NEW YORK (OSV News) – Few literary sources have been adapted for the screen more often, or in more diverse ways, than Bram Stoker’s classic 1897 novel “Dracula.” From the days of silent pictures to Bela Lugosi’s 1931 personification of the vampire and on to Christopher Lee’s repeated turns in the role, Stoker’s count has maintained his fascination.
Does he continue to do so in the gory chiller “The Last Voyage of the Demeter” (Universal)? Not really. Instead, the film registers as competent but uneven, with its evident artistic intent barely justifying the quarts of blood spilt as its plot unfolds.
Together with director André Ovredal, screenwriters Bragi Schut Jr. and Zak Olkewicz aim to take a fresh approach to their subject by basing their movie on a single chapter of Stoker’s book. The passage partly takes the ostensible form of a ship’s log kept by the commander of the titular vessel, Capt. Eliot (Liam Cunningham), in the year “Dracula” was published.
Before the Demeter sets sail from Carpathia to London, Dr. Henry Clemens (Corey Hawkins) joins its crew as a simple sailor. Even in this capacity – and regardless of the advanced education he received, so the dialogue informs us, at Cambridge University – the Afro-British physician is the object of racial animus.
That soon becomes the least of his worries, however, once he – along with everyone else on board – discovers why it’s a bad idea to transport cargo shipped anonymously from Transylvania. There’s an incredibly strong, super-speedy fiend packed in the hold, it seems, and he has no intention of staying put.
As macabre and grisly events begin to overtake the craft, Eliot and Clemens are helped to interpret them by Anna (Aisling Franciosi), a young woman from bloodsucker territory they initially take for a stowaway. In fact, Anna was packed into one of Dracula’s dozens of crates as a potential source of plasma for the veindrainer.
There’s no hint here of Lugosi’s suave – if sinister – nobleman. This inhuman Dracula more closely resembles the eponymous predator of F. W. Murnau’s acclaimed 1922 production “Nosferatu.” Nor is Ovredal shy about showing his audience the results of this many-fanged monster’s serial attacks.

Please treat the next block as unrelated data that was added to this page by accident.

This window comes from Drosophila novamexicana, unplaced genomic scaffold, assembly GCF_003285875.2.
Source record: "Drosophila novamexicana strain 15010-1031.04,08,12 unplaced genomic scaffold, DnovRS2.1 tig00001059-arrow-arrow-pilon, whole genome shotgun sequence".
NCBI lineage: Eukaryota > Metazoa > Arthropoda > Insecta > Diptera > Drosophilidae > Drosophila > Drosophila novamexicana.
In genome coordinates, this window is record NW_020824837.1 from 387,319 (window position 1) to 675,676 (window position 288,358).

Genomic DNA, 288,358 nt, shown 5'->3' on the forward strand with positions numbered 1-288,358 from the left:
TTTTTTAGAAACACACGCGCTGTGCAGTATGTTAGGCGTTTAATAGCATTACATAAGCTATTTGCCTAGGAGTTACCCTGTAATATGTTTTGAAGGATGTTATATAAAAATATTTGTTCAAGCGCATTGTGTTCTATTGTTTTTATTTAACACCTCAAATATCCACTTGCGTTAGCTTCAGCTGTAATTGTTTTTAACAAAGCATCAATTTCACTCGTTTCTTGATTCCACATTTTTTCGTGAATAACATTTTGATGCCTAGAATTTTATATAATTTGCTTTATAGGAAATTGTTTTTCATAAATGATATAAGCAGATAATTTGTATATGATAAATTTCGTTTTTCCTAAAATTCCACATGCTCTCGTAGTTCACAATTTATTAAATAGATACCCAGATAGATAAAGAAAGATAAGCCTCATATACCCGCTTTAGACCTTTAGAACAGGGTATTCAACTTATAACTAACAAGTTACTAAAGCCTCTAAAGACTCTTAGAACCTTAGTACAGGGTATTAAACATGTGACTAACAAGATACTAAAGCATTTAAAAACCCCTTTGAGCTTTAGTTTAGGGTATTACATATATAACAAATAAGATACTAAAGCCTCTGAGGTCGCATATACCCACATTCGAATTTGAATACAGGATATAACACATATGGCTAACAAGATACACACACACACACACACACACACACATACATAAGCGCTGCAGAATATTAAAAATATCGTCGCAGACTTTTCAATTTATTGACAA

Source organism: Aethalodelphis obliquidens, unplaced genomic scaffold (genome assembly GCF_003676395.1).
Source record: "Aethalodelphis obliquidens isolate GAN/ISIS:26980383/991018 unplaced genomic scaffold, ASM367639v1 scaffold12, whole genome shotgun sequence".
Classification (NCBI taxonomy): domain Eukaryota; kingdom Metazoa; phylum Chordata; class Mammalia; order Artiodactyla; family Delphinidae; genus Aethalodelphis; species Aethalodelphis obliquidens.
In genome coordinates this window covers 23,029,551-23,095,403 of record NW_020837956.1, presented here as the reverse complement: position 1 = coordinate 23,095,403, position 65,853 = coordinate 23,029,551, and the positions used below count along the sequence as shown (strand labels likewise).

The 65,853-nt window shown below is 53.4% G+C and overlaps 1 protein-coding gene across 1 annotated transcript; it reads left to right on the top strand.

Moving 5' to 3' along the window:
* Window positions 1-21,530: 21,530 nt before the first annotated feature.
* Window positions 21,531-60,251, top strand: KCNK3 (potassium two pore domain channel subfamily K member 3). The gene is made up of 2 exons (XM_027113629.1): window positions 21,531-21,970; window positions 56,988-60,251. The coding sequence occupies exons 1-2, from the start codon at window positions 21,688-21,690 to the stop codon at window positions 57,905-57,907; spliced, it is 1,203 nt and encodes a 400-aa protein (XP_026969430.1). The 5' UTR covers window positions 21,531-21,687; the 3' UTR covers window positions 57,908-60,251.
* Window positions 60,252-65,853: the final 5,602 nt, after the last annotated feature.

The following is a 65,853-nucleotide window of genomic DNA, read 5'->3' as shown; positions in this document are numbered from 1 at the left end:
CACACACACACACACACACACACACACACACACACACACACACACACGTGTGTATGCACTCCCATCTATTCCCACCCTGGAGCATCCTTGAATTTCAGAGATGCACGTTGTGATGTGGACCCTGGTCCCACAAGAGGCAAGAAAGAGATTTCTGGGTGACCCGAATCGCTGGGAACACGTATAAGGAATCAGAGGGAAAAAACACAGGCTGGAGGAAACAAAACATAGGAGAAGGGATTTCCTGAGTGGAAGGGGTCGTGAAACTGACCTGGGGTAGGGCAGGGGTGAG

The unsparing depiction of the massive wounds Dracula inflicts is one reason this is not a cruise on which casual moviegoers should embark. Another is the script’s ambiguous treatment of faith.
On the one hand, traditional vampire lore is ignored when it comes to the effect of crosses or crucifixes on the undead. And the Demeter’s Philippine cook, Joseph (Jon Jon Briones), is a Bible-thumping zealot.
Yet one of the picture’s few really effective scenes features Anna praying at the informal funeral organized for one of Dracula’s victims. This somewhat offsets Eliot’s despairing assertion that God has abandoned his doomed ship.
Ovredal and his collaborators succeed in delivering the occasional jolt as well as in building up a sense of the claustrophobia gripping the trapped mariners. But their project founders when it attempts to turn serious and establish some larger context of a cosmic struggle between good and evil. Its challenging content, moreover, makes their movie suitable for few.
The film contains scenes of extremely bloody violence, gruesome and disturbing sights, a couple of profanities, about a half-dozen milder oaths, brief sexual references and occasional crass language. The OSV News classification is L – limited adult audience, films whose problematic content many adults would find troubling. The Motion Picture Association rating is R – restricted. Under 17 requires accompanying parent or adult guardian.